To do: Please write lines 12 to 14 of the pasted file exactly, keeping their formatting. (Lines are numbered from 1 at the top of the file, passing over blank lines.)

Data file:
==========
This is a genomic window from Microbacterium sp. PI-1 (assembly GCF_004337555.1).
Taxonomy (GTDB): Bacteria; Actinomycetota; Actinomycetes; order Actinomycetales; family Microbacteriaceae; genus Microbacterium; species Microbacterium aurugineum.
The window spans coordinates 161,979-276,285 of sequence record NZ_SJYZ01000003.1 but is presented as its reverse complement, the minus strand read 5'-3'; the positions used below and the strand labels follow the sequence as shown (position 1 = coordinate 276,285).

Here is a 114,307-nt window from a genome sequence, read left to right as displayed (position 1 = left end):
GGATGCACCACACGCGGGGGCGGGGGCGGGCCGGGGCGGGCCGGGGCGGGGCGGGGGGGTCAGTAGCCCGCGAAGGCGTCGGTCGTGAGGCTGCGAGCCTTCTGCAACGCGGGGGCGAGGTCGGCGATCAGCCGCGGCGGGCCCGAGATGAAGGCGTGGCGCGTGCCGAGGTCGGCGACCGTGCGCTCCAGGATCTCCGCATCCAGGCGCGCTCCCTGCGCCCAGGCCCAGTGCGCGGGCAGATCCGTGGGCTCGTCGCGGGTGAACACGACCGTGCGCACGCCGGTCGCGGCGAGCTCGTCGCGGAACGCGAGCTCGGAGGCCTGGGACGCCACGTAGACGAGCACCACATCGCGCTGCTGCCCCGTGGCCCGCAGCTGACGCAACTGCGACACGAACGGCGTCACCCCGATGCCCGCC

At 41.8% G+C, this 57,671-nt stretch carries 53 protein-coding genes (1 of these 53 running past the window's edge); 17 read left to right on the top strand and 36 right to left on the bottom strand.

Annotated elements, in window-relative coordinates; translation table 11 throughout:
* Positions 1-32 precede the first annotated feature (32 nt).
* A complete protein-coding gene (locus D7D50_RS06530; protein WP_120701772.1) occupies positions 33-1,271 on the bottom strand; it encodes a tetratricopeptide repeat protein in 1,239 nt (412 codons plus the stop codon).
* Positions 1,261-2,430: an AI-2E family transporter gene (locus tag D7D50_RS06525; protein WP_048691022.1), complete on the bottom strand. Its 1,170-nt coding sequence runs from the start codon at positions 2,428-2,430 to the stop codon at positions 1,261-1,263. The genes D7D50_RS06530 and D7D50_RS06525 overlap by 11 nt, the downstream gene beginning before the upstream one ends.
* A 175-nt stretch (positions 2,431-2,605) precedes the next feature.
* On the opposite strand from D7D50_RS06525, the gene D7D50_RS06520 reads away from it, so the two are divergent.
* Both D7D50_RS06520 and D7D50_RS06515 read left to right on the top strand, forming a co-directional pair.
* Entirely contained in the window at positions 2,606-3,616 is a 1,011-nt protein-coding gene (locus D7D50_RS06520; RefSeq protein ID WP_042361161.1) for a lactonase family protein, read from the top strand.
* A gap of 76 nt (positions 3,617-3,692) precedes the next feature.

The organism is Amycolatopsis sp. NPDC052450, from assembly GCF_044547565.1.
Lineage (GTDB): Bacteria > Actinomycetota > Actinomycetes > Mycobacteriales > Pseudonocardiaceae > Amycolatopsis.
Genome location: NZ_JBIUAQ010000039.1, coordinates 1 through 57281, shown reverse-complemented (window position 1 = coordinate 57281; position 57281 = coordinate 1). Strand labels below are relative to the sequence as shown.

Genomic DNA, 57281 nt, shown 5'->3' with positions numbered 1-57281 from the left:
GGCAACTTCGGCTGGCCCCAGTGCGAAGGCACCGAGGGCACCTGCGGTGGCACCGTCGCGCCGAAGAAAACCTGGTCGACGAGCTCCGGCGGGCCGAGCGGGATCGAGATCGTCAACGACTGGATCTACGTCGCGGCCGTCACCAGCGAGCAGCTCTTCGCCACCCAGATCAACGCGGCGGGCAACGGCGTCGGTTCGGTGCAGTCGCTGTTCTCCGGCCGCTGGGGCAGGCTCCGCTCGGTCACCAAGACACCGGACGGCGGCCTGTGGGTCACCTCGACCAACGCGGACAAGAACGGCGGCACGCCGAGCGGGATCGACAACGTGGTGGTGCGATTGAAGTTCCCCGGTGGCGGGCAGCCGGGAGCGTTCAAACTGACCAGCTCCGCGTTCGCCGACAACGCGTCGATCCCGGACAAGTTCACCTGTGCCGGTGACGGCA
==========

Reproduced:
* On the opposite strand from D7D50_RS06525, the gene D7D50_RS06520 reads away from it, so the two are divergent.
* Both D7D50_RS06520 and D7D50_RS06515 read left to right on the top strand, forming a co-directional pair.
* Entirely contained in the window at positions 2,606-3,616 is a 1,011-nt protein-coding gene (locus D7D50_RS06520; RefSeq protein ID WP_042361161.1) for a lactonase family protein, read from the top strand.